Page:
Meanwhile, back at the Supreme Court, the pay or play debate continues (but maybe not for long)
Nan Hunter | Leave a Comment
Today the Supreme Court is scheduled to decide whether to grant cert in Golden Gate Restaurant Ass’n v. City and County of San Francisco, No. 08-1515. Actually, the Court has had the case on its cert docket for months. Last October, the Court voted to solicit the views of the solicitor general (SVSG), but the Justice Department held the request until well after PPACA was enacted. It finally filed its amicus brief in response on May 28. So, barring some other delay, the Justices will vote at their afternoon conference today about granting cert. Their decision is likely to be announced on Monday
GGRA v. San Francisco concerns review of a 9th Circuit decision upholding the “Healthy San Francisco” (HSF) program against a challenge that is preempted by ERISA. Under the program, certain employers must either spend a minimum amount for the health care expenditures of their employees or pay what amounts to a tax to the city. If the employer pays the City directly, its employees who are City residents and whose family incomes are less than 500% of the federal poverty level can obtain health care services through the HSF program. Contributions for nonresident employees or those whose incomes are too high to qualify for HSF are deposited in medical reimbursement accounts created on their behalf, which employees can use to pay out-of-pocket health care expenses. Any resident of the city who meets the income eligibility criteria can obtain care through the program; those who work for contributing employers receive a 75% discount on participation fees.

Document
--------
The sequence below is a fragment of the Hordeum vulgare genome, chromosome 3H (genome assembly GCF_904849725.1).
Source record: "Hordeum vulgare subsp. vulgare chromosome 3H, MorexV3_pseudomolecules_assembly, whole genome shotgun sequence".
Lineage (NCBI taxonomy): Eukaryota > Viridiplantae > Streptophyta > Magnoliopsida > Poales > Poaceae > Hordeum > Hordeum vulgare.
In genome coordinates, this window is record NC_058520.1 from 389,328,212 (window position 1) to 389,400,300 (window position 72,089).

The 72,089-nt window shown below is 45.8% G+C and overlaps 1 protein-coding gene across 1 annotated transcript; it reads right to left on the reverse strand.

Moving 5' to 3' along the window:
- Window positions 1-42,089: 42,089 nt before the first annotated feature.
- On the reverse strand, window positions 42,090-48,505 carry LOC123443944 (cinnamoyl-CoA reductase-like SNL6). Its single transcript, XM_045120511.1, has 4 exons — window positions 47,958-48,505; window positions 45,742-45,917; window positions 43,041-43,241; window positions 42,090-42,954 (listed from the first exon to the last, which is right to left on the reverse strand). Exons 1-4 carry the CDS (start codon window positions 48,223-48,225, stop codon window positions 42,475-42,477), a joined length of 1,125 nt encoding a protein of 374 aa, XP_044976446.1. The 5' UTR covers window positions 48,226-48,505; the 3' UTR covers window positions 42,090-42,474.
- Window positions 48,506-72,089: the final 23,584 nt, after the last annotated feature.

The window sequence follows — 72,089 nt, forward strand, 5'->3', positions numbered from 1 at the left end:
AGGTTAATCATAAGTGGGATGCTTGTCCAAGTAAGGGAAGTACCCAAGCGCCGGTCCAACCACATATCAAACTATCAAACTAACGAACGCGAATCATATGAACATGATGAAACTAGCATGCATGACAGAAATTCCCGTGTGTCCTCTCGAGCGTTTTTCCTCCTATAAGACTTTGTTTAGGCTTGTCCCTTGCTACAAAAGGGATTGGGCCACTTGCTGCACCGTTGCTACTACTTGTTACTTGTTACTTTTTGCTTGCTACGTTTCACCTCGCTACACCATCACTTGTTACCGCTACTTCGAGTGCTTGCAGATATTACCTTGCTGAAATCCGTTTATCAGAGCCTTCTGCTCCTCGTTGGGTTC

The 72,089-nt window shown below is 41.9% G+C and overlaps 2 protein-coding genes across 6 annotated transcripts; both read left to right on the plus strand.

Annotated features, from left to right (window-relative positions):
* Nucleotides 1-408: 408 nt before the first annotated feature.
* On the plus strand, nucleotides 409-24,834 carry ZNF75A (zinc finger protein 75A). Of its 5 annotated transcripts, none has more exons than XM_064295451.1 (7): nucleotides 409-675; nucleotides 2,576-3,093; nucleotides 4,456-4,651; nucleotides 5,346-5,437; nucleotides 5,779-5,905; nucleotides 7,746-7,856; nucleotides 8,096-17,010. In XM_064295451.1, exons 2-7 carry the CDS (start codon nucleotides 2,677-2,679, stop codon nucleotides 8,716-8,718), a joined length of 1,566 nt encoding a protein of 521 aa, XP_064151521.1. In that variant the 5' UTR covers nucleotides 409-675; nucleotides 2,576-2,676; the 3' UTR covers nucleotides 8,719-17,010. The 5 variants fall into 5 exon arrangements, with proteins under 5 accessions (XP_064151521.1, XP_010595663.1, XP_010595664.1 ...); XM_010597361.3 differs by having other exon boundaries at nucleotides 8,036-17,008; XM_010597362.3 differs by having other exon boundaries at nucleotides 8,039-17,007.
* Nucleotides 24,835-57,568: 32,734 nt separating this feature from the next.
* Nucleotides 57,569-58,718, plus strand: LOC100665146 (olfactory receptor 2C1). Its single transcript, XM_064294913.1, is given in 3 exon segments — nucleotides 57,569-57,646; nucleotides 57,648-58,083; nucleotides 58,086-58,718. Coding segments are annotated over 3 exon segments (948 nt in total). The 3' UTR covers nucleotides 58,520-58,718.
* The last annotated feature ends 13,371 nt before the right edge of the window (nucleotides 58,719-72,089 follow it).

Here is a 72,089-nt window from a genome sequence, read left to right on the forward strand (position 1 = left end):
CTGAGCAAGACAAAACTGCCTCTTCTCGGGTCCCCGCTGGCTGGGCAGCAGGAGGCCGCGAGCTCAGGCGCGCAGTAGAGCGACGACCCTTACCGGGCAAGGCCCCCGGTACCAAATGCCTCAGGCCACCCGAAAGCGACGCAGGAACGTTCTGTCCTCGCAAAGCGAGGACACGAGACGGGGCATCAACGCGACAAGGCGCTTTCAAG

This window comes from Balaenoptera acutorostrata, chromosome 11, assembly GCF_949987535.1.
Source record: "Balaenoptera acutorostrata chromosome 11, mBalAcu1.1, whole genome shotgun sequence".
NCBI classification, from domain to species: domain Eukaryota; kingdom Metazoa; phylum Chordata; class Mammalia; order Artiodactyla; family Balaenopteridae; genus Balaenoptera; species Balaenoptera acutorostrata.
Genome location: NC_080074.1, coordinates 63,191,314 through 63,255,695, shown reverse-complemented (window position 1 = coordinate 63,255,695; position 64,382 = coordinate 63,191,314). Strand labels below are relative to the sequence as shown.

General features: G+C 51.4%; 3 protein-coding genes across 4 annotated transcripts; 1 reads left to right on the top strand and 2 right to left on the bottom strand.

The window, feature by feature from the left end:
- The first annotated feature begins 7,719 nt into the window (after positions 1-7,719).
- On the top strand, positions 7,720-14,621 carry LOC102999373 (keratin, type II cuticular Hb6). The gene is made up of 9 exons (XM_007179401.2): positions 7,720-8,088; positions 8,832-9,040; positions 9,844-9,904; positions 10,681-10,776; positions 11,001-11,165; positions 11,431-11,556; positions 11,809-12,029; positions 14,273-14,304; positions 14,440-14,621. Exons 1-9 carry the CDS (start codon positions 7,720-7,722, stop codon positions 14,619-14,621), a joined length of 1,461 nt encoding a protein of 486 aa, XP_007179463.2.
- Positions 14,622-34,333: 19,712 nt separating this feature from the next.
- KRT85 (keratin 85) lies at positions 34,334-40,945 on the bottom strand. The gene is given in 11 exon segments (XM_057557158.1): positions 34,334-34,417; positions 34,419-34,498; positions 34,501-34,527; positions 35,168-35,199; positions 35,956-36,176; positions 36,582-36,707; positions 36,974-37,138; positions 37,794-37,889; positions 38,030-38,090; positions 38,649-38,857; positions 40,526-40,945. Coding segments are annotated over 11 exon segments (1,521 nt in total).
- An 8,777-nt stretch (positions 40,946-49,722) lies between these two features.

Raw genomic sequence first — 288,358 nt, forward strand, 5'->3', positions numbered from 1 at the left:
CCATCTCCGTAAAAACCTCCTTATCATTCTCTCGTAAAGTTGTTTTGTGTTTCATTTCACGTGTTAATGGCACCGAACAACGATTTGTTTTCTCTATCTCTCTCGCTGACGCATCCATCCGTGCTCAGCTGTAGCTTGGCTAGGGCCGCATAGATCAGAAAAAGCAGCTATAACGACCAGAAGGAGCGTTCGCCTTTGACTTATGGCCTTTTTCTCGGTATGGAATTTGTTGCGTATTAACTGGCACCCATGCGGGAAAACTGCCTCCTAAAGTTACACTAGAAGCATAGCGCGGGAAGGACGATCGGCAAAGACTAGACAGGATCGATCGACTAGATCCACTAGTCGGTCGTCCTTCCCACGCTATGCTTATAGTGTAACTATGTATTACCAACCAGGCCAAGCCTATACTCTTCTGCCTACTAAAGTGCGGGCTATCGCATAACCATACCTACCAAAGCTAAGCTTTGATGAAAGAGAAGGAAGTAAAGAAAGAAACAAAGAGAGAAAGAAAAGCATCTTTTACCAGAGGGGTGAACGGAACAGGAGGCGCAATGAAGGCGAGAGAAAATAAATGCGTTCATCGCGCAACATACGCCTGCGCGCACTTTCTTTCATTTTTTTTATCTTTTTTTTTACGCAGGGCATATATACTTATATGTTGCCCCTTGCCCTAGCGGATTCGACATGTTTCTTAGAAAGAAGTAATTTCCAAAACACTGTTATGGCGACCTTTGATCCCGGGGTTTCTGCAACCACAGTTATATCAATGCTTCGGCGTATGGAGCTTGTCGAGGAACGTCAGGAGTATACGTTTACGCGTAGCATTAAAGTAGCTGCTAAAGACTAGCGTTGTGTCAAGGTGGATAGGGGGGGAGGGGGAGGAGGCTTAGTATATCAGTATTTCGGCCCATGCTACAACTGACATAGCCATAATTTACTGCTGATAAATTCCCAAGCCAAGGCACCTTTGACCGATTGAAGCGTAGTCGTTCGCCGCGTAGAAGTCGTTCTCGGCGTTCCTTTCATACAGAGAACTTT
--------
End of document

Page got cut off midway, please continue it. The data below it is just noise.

The 9th Circuit ruled that there was no conflict with ERISA because employers are coerced neither to offer benefits through an ERISA plan nor to pay the tax. 546 F.3d 639 (9th Cir. 2008). The Bush administration took the opposite position, and submitted a brief in support of en banc review, which the 9th Circuit denied. The Obama administration’s SVSG brief argues that the Court should deny cert because PPACA “significantly reduces the potential that state or local governments will choose to enact health care programs like [HSF] and may also affect the question whether such programs are preempted by federal law.” The brief also notes that the Department of Labor has not had time yet to address “whether such [state or local] laws might form the basis for waivers under Section 1332 of the PPACA of provisions concerning the creation of insurance exchanges.” Therefore, according to the SG, the enactment of PPACA deprives this case of its importance, thereby eliminating the strongest argument for certiorari.
If the Court denies cert, the strategy to enact pay or play laws, used by state and local health reform advocates since the demise of the Clinton proposal, will end. Not with a bang…